by Donald Wagenblast, edited by Erik van Rheenen
There’s good years, there’s great years, and then there was the slate of pop-punk releases that came out in 2011. After the genre was critically destroyed by a slew of bands who brought too much fluff and not enough substance to the table, 2011 left almost too much to take in at once. This was made abundantly clear when considering the release and reception of A Loss for Words’s Rise/Velocity Records debut No Sanctuary. Despite being the best work of the band’s career, it somehow didn’t quite earn as much praise as the band’s contemporaries, such as Transit (who released the instant autumn classic Listen and Forgive), Fireworks (preachers of the summertime Gospel), and the pop-punk poster boys of the moment, The Wonder Years, whose proper Hopeless Records debut Suburbia: I’ve Given You All and Now I’m Nothing was one of the most talked about albums of the year.
But A Loss for Words remained steadfast, as they always have. They took opening slots on tours they could have been headlining, all the while doing so with the heart and passion that made No Sanctuary such a treat to listen to. The songs were catchy, with a little rock ‘n roll flair that none of the other bands mentioned earlier (and most of the others) could muster. This swagger was mostly brought to the table thanks to the vocal prowess of Matty Arsenault, complemented by the guitars of Marc Dangora.
It’s important to mention what A Loss for Words did so successfully the last time around, because the band’s follow-up to No Sanctuary, ode to the road Before it Caves, cashes in on those same strengths yet again. This time around, Dangora’s guitars are even bigger, with a well-timed solo in “Falling,” an enticing opening riff in “20 Block,” and interesting effects through the intro of “Eclipsed.” Dangora’s running mate, Nevada Smith, is no longer with the band, but there’s no real absence felt on Before it Caves, which is a credit to Dangora’s creativity and precision throughout the entire album.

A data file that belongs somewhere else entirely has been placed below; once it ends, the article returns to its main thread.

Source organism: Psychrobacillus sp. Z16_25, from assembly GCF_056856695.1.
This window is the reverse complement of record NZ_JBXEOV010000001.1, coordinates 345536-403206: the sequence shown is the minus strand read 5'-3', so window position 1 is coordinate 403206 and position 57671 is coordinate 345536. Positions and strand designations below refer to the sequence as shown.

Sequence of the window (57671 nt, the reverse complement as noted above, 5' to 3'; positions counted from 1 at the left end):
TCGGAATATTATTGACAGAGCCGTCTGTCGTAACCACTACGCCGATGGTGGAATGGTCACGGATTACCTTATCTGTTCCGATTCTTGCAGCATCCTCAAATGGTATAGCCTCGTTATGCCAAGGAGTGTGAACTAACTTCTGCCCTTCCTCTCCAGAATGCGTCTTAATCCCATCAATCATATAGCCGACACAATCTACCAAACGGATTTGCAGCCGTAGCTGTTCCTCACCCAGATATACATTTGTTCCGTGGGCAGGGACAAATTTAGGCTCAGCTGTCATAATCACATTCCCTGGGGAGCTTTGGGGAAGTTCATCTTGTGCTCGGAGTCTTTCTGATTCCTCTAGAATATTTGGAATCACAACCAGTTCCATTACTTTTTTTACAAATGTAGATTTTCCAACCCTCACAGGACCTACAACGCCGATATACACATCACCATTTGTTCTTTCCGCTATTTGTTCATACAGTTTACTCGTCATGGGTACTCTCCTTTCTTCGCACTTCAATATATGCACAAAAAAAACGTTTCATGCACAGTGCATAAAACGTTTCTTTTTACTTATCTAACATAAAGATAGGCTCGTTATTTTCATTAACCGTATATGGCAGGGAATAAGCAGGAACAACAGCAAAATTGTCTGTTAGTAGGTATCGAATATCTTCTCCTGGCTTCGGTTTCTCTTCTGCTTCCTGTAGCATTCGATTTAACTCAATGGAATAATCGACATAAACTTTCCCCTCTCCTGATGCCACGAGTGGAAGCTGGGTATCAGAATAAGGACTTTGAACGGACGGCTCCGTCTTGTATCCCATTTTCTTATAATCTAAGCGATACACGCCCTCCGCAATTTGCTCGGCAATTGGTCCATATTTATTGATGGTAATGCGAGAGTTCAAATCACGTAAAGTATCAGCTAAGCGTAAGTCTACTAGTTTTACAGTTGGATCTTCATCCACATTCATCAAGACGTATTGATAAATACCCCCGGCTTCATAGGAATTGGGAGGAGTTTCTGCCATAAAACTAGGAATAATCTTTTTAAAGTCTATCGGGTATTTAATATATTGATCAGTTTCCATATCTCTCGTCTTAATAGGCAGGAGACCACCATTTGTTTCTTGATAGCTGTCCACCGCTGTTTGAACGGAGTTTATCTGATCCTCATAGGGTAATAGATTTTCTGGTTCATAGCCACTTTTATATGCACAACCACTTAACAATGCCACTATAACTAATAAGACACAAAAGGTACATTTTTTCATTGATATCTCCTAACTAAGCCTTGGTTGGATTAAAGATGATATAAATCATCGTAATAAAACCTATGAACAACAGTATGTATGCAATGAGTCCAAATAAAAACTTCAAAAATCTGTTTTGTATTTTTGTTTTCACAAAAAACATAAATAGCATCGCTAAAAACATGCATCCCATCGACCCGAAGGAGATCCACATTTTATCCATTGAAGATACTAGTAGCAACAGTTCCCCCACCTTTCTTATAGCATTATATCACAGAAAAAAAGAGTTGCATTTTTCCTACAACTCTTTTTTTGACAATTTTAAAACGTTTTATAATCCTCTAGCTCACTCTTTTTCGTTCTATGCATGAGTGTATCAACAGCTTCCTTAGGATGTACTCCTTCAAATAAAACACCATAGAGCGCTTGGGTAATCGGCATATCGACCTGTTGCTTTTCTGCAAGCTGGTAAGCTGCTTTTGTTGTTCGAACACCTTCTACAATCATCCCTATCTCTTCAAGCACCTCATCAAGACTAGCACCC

Arsenault’s vocals are top-notch, as expected. The singer, whose pop-tinged side project Class of ’92 became his focus during the band’s downtime before recording Before it Caves, and that venture clearly had some influence over his delivery this time around. While his vocal talents are easily noticeable, Arsenault delivers those vocals with less grit and shows off a more polished approach without sacrificing emotion and power. Arsenault gets a great boost from bassist and backup vocalist Mike Adams, who provides melodies that not only complement Arsenault’s leads, but provide another layer to them every time he steps up to the mic.